Several recent studies suggest graphene may possess antiviral properties with regard to enveloped viruses, of which COVID-19 is one. One study in particular, published in the American Chemical Society's journal ACS Applied Materials & Interfaces, suggests monolayered sheets of graphene oxide — which are very sharp-edged at the nanolayer — physically puncture viruses before they can enter the body, rendering them harmless.

Negative electrostatic charges administered to the graphene oxide, the study also found, seem to increase the material's effectiveness at drawing viruses toward the sharpened edges.

"While this layer is not the only or primary function of the mask, we are confident that it increases protection," Le says. "We believe this is one of the best masks for personal protection now on the market, protecting both the wearer and others in the environment."

With a third-party mask maker as an additional partner, Bonbouton has since manufactured and shipped several thousand of the new specialized masks — and is currently negotiating with several distribution partners to increase their availability.

"We had previously donated protective equipment to local hospitals and medical centers, which was a wonderful way to give back," Le adds. "Now we are designing and manufacturing protective equipment for customers ourselves. It feels good to make a contribution during a crisis."

Growing and diversifying a startup, aided by Stevens

As his company moves forward with multiple biomedical products on the market and in research and development — other units of Bonbouton are investigating such biomedical applications as cardiac muscle sensors — Le says his Stevens education and training have been an invaluable part of his own growth and the company's.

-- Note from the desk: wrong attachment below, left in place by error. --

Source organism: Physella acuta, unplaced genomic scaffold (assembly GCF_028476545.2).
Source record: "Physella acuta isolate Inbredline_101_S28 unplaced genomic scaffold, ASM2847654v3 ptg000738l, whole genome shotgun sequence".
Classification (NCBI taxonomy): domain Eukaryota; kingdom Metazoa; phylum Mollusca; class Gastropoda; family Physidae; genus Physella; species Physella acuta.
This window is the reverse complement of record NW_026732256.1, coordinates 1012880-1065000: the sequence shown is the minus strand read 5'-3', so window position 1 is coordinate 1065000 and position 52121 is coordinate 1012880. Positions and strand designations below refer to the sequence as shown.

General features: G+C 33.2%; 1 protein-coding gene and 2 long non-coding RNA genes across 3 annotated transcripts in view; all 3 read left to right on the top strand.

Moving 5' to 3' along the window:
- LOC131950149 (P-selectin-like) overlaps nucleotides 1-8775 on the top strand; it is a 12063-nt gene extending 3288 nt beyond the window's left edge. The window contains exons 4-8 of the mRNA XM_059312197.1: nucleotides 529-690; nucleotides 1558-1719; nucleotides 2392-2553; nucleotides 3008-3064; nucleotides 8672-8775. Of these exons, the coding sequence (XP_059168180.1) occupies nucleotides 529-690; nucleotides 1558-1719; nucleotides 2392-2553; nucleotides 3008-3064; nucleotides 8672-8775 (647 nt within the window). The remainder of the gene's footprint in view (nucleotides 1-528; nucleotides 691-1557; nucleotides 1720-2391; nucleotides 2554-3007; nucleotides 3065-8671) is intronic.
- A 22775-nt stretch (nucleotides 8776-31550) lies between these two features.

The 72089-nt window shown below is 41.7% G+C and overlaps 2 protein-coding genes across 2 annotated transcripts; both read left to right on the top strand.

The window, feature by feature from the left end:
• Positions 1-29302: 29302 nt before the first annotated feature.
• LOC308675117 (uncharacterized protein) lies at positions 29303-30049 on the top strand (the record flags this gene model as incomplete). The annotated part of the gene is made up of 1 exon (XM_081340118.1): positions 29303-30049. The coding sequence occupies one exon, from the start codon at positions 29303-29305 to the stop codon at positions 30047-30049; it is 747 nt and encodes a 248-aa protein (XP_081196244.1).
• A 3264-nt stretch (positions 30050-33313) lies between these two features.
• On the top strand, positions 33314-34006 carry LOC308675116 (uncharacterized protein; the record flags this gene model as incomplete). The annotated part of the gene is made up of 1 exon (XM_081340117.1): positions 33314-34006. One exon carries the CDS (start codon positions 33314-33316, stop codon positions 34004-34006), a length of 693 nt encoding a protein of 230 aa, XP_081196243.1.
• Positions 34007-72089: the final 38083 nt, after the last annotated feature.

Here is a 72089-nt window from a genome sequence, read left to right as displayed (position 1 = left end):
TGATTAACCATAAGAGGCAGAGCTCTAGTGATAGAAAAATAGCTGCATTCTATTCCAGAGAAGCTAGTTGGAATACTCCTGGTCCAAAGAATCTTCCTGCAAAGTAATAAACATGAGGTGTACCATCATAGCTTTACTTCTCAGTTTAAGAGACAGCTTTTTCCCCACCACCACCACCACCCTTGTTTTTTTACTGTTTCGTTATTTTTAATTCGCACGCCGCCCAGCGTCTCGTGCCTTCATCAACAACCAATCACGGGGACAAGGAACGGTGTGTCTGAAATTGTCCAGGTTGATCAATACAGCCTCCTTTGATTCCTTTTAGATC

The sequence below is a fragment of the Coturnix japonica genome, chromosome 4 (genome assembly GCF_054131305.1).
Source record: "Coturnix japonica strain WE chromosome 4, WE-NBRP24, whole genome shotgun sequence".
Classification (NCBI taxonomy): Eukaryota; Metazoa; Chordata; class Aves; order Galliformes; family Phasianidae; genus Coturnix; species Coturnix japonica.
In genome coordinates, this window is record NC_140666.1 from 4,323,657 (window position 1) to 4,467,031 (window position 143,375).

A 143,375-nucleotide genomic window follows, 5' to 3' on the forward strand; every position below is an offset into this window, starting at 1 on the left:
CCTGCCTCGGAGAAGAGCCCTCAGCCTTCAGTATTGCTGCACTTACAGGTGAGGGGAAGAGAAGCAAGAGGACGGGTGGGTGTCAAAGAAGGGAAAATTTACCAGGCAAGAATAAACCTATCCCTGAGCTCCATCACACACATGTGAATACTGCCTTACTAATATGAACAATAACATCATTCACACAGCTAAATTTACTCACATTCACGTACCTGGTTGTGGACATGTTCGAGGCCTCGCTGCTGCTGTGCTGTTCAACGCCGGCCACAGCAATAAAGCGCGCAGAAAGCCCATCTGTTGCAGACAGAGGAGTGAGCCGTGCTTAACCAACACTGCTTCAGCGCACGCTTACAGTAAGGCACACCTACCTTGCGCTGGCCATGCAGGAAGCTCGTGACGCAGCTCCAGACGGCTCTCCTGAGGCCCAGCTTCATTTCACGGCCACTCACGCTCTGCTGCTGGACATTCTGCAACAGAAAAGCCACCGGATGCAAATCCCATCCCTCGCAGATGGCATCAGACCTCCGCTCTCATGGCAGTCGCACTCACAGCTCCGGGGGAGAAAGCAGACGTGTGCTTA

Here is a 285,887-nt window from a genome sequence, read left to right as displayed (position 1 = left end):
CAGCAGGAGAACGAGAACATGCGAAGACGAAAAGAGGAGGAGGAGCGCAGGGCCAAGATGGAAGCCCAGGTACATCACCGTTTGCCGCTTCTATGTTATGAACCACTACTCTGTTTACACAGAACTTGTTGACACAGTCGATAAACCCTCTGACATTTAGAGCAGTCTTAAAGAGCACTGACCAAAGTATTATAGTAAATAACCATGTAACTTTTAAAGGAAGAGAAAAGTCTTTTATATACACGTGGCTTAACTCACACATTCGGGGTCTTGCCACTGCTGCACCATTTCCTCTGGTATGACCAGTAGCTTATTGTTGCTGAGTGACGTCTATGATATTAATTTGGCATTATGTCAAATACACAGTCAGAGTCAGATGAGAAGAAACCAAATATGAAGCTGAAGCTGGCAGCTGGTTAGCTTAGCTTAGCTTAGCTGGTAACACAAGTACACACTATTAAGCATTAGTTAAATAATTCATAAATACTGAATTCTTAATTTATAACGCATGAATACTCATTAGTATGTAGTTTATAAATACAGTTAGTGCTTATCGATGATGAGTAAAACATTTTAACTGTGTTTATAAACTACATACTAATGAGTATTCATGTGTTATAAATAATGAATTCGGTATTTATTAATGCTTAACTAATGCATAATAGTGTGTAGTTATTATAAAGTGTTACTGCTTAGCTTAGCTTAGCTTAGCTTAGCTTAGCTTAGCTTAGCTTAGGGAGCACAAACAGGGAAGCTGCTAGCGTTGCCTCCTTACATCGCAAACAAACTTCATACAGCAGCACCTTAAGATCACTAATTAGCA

"At Stevens, I was very fortunate not only to work with Dr. Lee in the lab, but also to learn from the university's skilled technology transfer office," says Le. "It is very important that Stevens commercialize the technologies it is working on, and I learned a great deal about the process of and conditions for licensing technology, among other aspects of tech transfer."

“Stevens is thrilled with having a company like Bonbouton in our portfolio of partner companies," notes David Zimmerman, the university's Director of Technology Commercialization. "It's inspirational to see such an agile response to the challenges of today’s new normal.  We are proud to see innovations out of Dr. Woo Lee’s lab on the forefront of protecting people from this public health threat.”

Le also benefited from a Stevens School of Business project management certificate program. What he learned there has helped lay the foundation for becoming what is now an international company.

"I learned through the School of Business that if I am going to operate this company, I need to be much more than just someone who is trained as a scientist. I need to train myself as a manager, as well," says Le, who is approaching the thesis defense and potential completion of his Ph.D while continuing to lead Bonbouton forward.

"The better I understand these aspects of running a company, the better I can build a team around me. Stevens helped inform all this."